Telnet Communications Model and the Network Virtual Terminal (NVT)
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At its heart, Telnet is a rather simple protocol. Once a TCP connection is made and the Telnet session begins, the only real task that the client and server software has is to capture input and output, and redirect it over the network. So, when the user types a key on his local terminal, the Telnet client software captures it and sends it over the network to the remote machine. There, the Telnet server software sends it to the operating system, which treats it as if it had been typed locally. When the operating system produces output, the process is reversed: Telnet server software captures the output and sends it over the network to the users client program, which displays it on the printer or monitor.
To invoke two well-known clichés, I could say that this looks good on paper, but that the devil is in the details. This simplified implementation would only work if every computer and terminal used the exact same hardware, software and data representation. Of course, this is far from the case today, and was even worse when Telnet was being developed.
Computers back in the good old days were highly proprietary, and not designed to interoperate. They differed in numerous ways, from the type of keyboard a terminal used and the keystrokes it could send, to the number of characters per line and lines per screen on a terminal, to the character set used to encode data and control functions. In short, computer A was designed to accept input in a particular form from its own terminals, and not those of Computer B.
This is actually a fairly common issue in the world of networking, and one to which we can draw a real-world analogy to help explain the problem and how it may be solved. Suppose that an important international conference was attended by 30 ambassadors from different nations, each of which had one assistant. Every ambassador and assistant pair spoke only their own language and thus could only speak to each otherjust like a computer and terminal designed to interface only to each other.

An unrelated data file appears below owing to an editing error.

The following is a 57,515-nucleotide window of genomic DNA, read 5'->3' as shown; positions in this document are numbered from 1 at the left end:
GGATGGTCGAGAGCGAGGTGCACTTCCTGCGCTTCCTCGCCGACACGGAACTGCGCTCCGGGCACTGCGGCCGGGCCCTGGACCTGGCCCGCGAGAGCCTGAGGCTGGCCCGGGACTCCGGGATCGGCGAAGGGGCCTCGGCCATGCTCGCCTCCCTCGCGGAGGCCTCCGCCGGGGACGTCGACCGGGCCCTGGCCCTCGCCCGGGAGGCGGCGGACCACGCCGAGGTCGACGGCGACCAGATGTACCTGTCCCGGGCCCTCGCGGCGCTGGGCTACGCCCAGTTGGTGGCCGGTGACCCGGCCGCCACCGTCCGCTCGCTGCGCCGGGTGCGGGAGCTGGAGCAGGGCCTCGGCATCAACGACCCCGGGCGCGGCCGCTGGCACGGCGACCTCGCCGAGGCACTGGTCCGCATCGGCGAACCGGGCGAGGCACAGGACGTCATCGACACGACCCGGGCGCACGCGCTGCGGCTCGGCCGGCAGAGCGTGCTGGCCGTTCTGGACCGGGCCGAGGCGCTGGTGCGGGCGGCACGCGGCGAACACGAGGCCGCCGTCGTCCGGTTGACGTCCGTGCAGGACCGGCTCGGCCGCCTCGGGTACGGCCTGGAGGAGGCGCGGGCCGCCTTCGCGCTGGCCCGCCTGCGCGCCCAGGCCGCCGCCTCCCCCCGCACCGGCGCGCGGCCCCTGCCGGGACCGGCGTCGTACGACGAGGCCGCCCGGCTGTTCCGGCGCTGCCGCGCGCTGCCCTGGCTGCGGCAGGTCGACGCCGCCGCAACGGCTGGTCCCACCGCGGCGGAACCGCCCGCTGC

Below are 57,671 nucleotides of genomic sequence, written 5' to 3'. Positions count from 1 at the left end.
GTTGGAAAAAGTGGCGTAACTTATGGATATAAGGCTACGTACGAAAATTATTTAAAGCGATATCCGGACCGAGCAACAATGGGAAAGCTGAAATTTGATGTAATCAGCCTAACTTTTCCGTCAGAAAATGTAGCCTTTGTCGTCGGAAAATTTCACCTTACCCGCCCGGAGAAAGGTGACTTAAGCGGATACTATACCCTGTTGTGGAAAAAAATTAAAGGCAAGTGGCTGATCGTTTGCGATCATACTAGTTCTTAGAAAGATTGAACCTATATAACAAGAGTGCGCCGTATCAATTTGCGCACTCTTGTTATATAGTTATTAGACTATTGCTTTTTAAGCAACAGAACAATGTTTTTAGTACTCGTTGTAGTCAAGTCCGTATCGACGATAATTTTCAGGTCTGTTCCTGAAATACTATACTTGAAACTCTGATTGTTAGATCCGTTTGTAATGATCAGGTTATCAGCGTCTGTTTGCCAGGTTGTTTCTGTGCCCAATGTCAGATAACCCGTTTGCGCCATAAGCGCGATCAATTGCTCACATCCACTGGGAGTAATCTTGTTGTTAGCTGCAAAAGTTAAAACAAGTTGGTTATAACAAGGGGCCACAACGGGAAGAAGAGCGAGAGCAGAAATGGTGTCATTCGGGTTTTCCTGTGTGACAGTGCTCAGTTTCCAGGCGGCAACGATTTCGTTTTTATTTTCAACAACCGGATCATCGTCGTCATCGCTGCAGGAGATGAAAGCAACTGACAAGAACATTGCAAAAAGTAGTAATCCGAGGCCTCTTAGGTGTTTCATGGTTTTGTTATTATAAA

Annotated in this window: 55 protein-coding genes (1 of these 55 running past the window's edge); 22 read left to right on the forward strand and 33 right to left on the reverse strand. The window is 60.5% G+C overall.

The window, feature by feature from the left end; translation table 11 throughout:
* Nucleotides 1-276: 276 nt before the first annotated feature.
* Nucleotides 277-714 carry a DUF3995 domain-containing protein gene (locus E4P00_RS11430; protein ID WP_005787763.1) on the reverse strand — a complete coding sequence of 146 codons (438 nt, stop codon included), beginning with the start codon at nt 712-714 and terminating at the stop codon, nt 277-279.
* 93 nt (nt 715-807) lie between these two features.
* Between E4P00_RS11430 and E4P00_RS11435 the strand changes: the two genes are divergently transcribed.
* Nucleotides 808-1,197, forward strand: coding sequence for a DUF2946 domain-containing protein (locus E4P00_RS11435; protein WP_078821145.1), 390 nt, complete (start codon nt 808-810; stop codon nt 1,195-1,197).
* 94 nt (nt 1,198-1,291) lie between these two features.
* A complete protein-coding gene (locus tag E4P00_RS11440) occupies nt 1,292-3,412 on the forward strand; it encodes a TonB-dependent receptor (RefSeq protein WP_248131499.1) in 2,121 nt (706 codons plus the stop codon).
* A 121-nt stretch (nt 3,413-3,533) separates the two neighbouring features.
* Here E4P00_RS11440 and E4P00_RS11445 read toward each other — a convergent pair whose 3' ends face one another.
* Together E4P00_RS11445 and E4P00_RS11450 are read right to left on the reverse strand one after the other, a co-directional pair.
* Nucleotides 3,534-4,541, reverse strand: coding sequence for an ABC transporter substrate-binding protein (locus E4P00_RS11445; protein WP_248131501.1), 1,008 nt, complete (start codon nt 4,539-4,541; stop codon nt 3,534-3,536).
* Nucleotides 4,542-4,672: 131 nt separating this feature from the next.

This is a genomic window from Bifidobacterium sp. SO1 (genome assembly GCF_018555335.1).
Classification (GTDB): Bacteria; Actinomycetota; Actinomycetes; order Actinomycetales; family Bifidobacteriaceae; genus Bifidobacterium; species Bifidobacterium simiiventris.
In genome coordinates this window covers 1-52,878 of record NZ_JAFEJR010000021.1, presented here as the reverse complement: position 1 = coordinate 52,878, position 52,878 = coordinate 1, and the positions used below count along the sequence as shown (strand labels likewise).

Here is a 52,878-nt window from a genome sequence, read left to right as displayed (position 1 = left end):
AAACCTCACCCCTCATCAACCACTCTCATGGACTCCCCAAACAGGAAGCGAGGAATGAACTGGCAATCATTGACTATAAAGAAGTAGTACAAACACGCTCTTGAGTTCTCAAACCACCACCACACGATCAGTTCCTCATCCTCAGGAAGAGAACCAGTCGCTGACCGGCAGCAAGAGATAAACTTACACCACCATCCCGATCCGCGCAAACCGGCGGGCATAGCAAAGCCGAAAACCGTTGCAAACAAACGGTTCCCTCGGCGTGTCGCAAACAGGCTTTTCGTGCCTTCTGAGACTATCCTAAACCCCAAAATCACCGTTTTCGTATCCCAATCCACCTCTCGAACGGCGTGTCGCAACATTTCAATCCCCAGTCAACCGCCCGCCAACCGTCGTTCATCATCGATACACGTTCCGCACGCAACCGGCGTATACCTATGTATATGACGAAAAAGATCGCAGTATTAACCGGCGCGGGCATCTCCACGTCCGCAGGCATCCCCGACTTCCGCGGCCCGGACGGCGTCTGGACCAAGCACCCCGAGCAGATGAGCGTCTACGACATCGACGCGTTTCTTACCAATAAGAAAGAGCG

To allow the assistant from one country to speak to the ambassador from the others, one solution would be to train the assistants to speak the languages of all the other attending nations. Back in the computing world, this would be like defining the Telnet protocol so that every Telnet client software implementation understood how to speak to every computer in existence. In both cases, this would work, but would be quite impractical and difficult to do.
An alternative approach is to define a single common language and have all the ambassadors and assistants learn it. While this would require some work, it would be a lot less than requiring people to learn dozens of languages. Each ambassador and assistant would speak both his or her native language and this chosen common language. Each could communicate with all of the others using this common language, without having to know all of the languages that might be used by anyone at the conference. Even more importantly, if an ambassador and assistant showed up at the conference speaking a new, 31st language, all the other delegates wouldnt need to learn it.
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